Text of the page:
The story of Mangaluru’s iconic ‘Omelette Bhandary’, who will shut shop after 51 years

Bhandary, who has not shut his shop save one time when he went to Haridwar, now wants to call it quits after 51 years, and travel the country with his wife.
The story of Mangaluru’s iconic ‘Omelette Bhandary’, who will shut shop after 51 years
The story of Mangaluru’s iconic ‘Omelette Bhandary’, who will shut shop after 51 years

January 2019 would mark a new chapter in Shevgoor Ramachandra Bhandary aka Omelette Bhandary’s life. But to scores of egg lovers of Mangaluru, relishing perfectly cooked omelettes that were served with dollops of love from a tiny store in Mannagudda will soon be a thing of past. For, after 52 years, Omelette Bhandary, a sobriquet that Bhandary has earned from his devoted customers, has decided to call it quits on December 31.

But what’s in an omelette, you wonder? For foodies of Mangaluru, an omelette is an omelette if made at Bhandary’s. At a time when omelettes were mostly home-cooked, Bhandary decided to toy with the idea of breaking eggs at his general store in Mannagudda, something that was unheard then.

“Except for Woodside and Light of Persia at Hampankatta, no other hotels offered omelettes in 1966. My friend had a poultry farm behind Hindi Prachar Samiti and eggs were available for 15 paise. I decided to experiment with selling omelettes to perk up my rather dull business,” reminisces Bhandary.

It wasn’t easy for Bhandary though. For members of Goud Saraswath Brahmins, to which Bhandary belongs, egg is a strict no. "During the initial days in the ‘70's, I recollect that a group of women from my community had even demonstrated in front my shop for 'spoiling' their kids and allegedly encouraging them to eat the 'forbidden' egg delicacy," he narrates.

Over the years, however, irrespective of community affiliation, eggs became a common edible. In fact, a group of kids playing cricket at a nearby ground even used to bet where the winning team would be treated with omelettes.

“My friend taught me to break the egg and whip up a perfect omelette. I had no hesitation. That’s how I became ‘Omelette Bhandary’,” gushes the 74-year-old.

Bhandary is candid in admitting that there is no secret recipe, it's a simple combination of egg yolk, salt, chopped onion, green chilly, sunflower-oil and the expert ‘Bhandary whisk’.

Slowly, his customers grew and his shop became an adda of sorts, teeming with students, doctors, officials and the like. Ministers like the late Ananth Kumar and Dr VS Acharya were his regular customers. “Whenever ABVP would hold a baithak in Mangaluru, Ananth Kumar, who was in ABVP, would never miss a chance to visit my shop and relish the omelettes here. The late Dr Venkat Rao of Fr Muller Hospital was my everyday customer,” Bhandary fondly recalls.

Apart from omelettes, bull’s eye too was a hit. A single omelette costs Rs 15 while a double omelette is priced at Rs 30 at his shop.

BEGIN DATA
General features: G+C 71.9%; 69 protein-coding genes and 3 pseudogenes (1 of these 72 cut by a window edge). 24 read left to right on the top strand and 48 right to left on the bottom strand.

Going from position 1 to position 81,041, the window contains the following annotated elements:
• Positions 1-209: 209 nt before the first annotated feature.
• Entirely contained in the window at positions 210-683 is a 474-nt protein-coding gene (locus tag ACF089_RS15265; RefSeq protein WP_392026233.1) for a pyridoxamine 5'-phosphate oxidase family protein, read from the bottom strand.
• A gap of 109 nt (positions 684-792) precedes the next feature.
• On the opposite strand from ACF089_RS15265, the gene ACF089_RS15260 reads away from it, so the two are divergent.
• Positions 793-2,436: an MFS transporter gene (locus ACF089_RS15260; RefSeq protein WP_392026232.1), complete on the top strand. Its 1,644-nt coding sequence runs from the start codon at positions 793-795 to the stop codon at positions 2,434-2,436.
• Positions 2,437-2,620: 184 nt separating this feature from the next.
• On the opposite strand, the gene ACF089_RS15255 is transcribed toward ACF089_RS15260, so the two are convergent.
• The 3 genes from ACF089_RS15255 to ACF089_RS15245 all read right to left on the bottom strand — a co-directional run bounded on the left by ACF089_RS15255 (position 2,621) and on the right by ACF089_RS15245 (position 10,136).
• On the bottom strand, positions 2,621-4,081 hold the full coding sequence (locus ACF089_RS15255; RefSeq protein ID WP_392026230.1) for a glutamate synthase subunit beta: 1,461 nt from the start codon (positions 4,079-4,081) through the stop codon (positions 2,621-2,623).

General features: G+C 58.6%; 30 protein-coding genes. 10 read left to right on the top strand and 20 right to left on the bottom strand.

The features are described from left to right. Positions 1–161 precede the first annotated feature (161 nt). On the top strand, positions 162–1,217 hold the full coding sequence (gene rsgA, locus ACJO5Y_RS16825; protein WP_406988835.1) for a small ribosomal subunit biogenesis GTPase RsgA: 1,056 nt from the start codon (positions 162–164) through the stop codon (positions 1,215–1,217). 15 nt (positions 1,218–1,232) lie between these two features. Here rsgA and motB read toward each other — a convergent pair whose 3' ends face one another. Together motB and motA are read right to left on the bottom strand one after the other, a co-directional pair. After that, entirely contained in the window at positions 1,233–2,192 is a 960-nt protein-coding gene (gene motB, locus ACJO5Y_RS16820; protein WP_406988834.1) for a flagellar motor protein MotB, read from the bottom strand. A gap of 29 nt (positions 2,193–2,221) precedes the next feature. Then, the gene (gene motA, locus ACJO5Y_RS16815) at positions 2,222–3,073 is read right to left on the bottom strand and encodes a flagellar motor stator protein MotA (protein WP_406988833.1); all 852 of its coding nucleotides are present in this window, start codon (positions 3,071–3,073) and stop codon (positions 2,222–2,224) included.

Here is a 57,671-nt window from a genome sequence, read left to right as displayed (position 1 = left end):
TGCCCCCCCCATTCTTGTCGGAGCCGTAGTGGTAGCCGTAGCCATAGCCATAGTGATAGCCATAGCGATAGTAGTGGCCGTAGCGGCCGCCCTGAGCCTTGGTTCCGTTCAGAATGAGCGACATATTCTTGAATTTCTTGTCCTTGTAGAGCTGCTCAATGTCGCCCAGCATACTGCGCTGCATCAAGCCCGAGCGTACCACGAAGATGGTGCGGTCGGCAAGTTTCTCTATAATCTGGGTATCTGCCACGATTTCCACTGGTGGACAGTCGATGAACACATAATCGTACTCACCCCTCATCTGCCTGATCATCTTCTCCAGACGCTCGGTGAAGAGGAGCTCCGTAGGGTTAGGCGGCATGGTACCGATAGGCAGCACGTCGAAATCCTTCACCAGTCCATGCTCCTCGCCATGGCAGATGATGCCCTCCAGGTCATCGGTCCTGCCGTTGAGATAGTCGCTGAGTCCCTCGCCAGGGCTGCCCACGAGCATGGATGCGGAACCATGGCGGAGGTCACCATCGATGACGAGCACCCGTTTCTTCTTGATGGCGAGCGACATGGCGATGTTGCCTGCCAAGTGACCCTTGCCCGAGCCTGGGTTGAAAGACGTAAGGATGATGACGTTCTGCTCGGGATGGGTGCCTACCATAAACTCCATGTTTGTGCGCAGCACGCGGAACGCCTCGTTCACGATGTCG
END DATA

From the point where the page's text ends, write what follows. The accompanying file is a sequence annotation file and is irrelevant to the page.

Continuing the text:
At the height of his popularity in the 1980s, Bhandary used to whip 300 omelettes a day. Eventually, the ‘omelette’ became a prefix to his own surname. "The auto drivers who were my regular customers in fact used 'Omelette Bhandary' as a landmark instead of Mannagudde Gurji," he says.

When Maggi noodles first came to the market in 1982, Bhandary says that he was first to cook and sell it in his outlet. "But after 2008, I realised that customers for omelette had to wait and I was losing them, as I was busy in cooking Maggi, which takes longer than two minutes, " he adds with a laugh. 

Eventually, he hired his nephews to help for some time. But after they too left to make their own future, Bhandary has been working all alone. But with age catching up, he finds it difficult to run the shop. Besides, there are many stalls selling omelettes at nooks and corners of the city, which has affected the flow of customers to his shop.

In fact, Bhandary, who studied automobile engineering at KPT Mangaluru had dreams of working at Bosch in Bengaluru. “I worked for a couple of industries selling automobile spares but I wanted to work with Bosch. But things changed after my father passed away in 1962 and later my brother, Keshav,” says Bhandary. His friends suggested that he stay back in his native town and do something on his own than struggling in Bengaluru. “The risk was totally worth it,” agrees Bhandary.

Bhandary is also known for his social work. He claims he has donated blood at least 42 times. “My blood group is AB Positive, which is a rarity. I have been donating blood for many years. However, now, I have been advised against doing so by the doctors.”

He is the go-to-man in his community and locality during the last rites rituals.

With Bhandary all set to retire after nearly five decades, we ask him what’s on his mind. “I want to travel the whole of India with my wife, Vijayalakshmi. I have never shut my shop, except for one visit to Haridwar some years ago. I want to travel now.”

As we speak, Bhandary is frequently interrupted by his customers who are visibly upset about his decision to shut his shop. Some even threaten to barge into his home to have an omelette made by him, which Bhandary laughs off.

With just days left to close his shop, one can see many videos on YouTube that pay tributes to this humble man from Mannagudda.

Bhandary says he never had any great ambition when he decided to stay back to look after the store. But as Elizabeth David said “[...] there is only one infallible recipe for the perfect omelette: your own.” – something that Omlette Bhandary clearly embodied.

(Content provided by (Subs and Scribes Media Ventures LLP)

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